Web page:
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It makes logical sense but can't mathematical prove it

  1. Apr 5, 2013 #1
    1. The problem statement, all variables and given/known data

    Find the minimum and maximum of the given equation, f(x,y,z)=x+y+z, with the constraint 1/x+1/y+1/z=1.

    2. Relevant equations

    f(x,y,z)=x+y+z, with the constraint 1/x+1/y+1/z=1.

    3. The attempt at a solution

    I know the solution, which is minimum {(1,1,-1), (1,-1,1), (-1,1,1)} and this part is easy to prove using lagrange multiplier.

    The hard part is proving the maximum {(6, 3, 2), (6, 2, 3), (3, 2, 6), (3, 6, 2), (2, 3, 6), (2, 6, 3)}
    I just can't prove it, but looking at it is makes perfect logical sense that it is a solution.
    The question is how to prove it.

    A side note using the lagrange multiplier method also yields a critical point of (3,3,3) but it is not a max or min.
     
    Last edited: Apr 5, 2013
  2. jcsd
  3. Apr 5, 2013 #2

    Dick

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    Why do you think that's a maximum? x=16, y=2, z=16/7 also satisfies your constraint. But x+y+z is definitely greater than 6+3+2.
     
  4. Apr 5, 2013 #3
    I agree that your solution works and it satisfies the constraint. Following your logic there should be infinitely many solutions. What I think the problem writer left out was that the solution needs to be a integer.

    With that being said and going back to solution that was given for the maximum. How would you find/solve for that solution without just plugging in numbers and trying to see if it works?
     
  5. Apr 5, 2013 #4

    Dick

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    That's a whole different problem. Nothing to do with lagrange multipliers. Start with the with (3,3,3) point. That gives you 9. The only way you can do better is to make say x=2. Then 1/y+1/z must be 1/2. So y and z can't be too large. Just keep eliminating things that don't work. It's really just a guessing game.
     
  6. Apr 5, 2013 #5
    There has to be a better way to solve this problem that I'm not seeing, other than guessing. When I started this problem I used the lagrange multipliers method to solve for the critical points. This led to the solution set {(1,1,-1), (1,-1,1), (-1,1,1), (3,3,3)}. Now I know that just because there is a critical point that does not mean it is a max or min. Also, the lagrange multipliers method will not always reveal the max or min as illustrated in this problem. But I can't leave it at the only way to find the solution is to guess, because how would I know that I'm not missing another solution.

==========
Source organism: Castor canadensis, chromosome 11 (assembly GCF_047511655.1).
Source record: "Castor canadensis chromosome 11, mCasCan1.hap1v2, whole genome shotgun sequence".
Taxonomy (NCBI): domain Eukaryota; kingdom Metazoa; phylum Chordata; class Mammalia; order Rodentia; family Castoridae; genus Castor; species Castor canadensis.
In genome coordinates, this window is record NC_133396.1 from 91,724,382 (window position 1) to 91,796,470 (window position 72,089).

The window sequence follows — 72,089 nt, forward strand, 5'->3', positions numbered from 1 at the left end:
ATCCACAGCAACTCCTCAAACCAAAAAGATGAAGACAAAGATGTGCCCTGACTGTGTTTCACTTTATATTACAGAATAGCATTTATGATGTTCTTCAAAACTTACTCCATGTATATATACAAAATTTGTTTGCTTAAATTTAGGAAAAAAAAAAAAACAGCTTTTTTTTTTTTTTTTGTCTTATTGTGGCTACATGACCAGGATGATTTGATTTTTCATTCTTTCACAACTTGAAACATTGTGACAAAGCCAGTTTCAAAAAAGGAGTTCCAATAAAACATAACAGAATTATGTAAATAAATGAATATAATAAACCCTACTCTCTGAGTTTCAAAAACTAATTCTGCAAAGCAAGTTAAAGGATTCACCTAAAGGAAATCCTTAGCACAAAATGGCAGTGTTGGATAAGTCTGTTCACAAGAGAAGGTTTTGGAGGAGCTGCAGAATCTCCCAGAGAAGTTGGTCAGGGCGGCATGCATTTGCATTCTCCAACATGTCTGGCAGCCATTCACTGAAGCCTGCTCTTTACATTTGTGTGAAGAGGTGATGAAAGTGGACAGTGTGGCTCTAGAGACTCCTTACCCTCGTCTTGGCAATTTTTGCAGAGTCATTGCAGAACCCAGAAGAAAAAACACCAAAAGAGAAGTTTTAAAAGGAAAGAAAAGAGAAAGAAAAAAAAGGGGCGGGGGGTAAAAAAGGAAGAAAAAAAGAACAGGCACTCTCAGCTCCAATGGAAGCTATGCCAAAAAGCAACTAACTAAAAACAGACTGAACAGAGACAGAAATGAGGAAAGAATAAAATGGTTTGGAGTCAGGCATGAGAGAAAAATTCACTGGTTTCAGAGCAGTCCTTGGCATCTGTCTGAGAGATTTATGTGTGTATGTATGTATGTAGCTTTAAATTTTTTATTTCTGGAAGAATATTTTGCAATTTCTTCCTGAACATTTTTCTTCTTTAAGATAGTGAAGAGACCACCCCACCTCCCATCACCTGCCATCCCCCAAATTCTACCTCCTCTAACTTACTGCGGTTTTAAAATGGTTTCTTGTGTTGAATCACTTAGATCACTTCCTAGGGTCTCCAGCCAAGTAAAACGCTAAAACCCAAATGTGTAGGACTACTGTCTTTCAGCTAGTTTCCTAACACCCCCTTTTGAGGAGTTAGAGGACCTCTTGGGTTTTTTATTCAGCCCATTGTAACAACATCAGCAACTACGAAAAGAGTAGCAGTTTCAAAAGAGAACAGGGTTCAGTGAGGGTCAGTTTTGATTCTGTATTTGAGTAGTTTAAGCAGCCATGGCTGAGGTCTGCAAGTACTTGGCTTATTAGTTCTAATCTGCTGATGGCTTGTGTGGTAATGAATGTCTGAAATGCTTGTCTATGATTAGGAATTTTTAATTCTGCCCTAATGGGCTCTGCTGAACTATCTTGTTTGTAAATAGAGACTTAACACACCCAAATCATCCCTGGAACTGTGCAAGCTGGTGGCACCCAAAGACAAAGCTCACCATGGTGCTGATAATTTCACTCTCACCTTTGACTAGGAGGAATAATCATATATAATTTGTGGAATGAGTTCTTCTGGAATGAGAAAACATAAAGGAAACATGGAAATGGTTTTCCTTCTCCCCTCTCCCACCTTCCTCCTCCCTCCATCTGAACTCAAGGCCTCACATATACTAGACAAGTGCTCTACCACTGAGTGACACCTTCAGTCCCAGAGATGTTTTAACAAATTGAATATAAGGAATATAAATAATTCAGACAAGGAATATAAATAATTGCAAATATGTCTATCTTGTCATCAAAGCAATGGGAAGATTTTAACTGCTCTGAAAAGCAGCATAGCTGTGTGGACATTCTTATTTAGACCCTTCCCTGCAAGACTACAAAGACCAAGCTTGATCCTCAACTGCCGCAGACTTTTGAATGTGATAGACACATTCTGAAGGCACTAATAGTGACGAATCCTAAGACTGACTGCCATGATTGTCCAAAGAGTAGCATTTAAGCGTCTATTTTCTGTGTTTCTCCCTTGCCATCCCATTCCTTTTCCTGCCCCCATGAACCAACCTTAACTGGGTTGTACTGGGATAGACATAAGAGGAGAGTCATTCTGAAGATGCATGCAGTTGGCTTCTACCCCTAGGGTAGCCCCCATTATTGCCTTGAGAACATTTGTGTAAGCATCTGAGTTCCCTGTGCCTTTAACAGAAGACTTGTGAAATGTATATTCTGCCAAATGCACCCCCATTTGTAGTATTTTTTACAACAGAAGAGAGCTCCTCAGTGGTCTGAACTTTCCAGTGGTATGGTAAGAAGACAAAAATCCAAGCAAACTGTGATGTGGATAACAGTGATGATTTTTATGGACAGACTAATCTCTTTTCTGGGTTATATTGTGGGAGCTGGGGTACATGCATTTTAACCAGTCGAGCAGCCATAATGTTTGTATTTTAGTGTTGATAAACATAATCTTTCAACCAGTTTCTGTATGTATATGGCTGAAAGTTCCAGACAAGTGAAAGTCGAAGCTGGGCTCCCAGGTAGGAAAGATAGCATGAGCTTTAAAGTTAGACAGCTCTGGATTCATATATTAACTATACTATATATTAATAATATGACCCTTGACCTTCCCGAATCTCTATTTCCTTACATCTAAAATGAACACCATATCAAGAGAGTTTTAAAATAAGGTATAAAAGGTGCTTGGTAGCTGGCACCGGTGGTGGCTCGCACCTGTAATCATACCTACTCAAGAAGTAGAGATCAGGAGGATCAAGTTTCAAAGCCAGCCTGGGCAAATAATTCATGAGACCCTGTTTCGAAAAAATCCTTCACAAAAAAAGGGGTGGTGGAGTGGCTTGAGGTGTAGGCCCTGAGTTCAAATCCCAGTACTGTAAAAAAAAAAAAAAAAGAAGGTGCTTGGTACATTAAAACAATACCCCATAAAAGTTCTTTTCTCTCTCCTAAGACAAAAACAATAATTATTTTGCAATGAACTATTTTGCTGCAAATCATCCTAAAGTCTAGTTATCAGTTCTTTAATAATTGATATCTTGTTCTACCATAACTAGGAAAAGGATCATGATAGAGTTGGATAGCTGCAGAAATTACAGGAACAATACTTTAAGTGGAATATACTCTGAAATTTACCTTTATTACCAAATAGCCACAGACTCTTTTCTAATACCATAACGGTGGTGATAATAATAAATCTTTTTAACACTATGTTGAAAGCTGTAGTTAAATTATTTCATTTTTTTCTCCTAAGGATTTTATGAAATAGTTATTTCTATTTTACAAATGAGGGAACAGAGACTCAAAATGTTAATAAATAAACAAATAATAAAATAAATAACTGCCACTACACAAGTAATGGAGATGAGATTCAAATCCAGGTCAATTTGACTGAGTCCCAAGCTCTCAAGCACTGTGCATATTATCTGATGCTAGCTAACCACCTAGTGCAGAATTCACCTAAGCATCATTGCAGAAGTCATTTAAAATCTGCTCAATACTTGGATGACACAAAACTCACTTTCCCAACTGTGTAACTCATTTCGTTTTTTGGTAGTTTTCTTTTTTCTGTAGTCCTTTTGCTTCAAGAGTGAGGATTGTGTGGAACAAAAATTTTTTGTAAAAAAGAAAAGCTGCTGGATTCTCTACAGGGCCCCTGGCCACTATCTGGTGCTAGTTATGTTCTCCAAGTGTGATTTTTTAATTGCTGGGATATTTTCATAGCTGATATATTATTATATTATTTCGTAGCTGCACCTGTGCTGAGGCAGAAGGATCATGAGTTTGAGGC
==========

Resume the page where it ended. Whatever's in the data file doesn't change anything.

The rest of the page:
7. Apr 5, 2013 #6

    Dick

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    It's not quite just guessing. You know (3,3,3) gives you 9. That might be a max. If x, y and z are all greater then or equal to 3, then you can't satisfy the constraint (except in the (3,3,3) case. So one of them must be less than 3. It doesn't matter which one is less than 3 and the solutions are symmetric, so pick that one to be x. x=1 doesn't work. So x must be 2. Now you've got the smaller problem of maximizing y+z subject to the constraint 1/y+1/z=1/2. Start playing the same game.

    If you string all this together you've got a proof that you have the correct solution and you haven't missed anything if the reasoning is solid.

    That the lagrange method gave you integers for the critical points is an accident. In a more general problem the minima might not have been integers, then you'd be stuck with finding the minimum integer solution using the same sort of elimination game.
     
  8. Apr 5, 2013 #7

    Bacle2

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    You can always reduce this to a 2-variable problem , by solving for either of x,y or z in your constraint equation and then substituting into the objective function.
     
  9. Apr 6, 2013 #8

    epenguin

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    The question is completely symmetrical, switch x, y, and z around any way and nothing changes.
    Suggesting that x=y=z has to be a solution. You can at least convince yourself of this geometrically, the try work it up to a nice argument. Look at the case, as was suggested, of just two variables. Generally be geometrical.

    I think it is not giving too much away to ask couldn't one or two of them be infinite consistent with the constraint? If they count that as a maximum.
     
  10. Apr 6, 2013 #9

    Bacle2

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    But then,don't you lose the geometry if some values are infinite? Or, will youuse ,say, some
    projective geometry? If you see x+y+z as a plane, how do you see it when two of them take infinite values?
     
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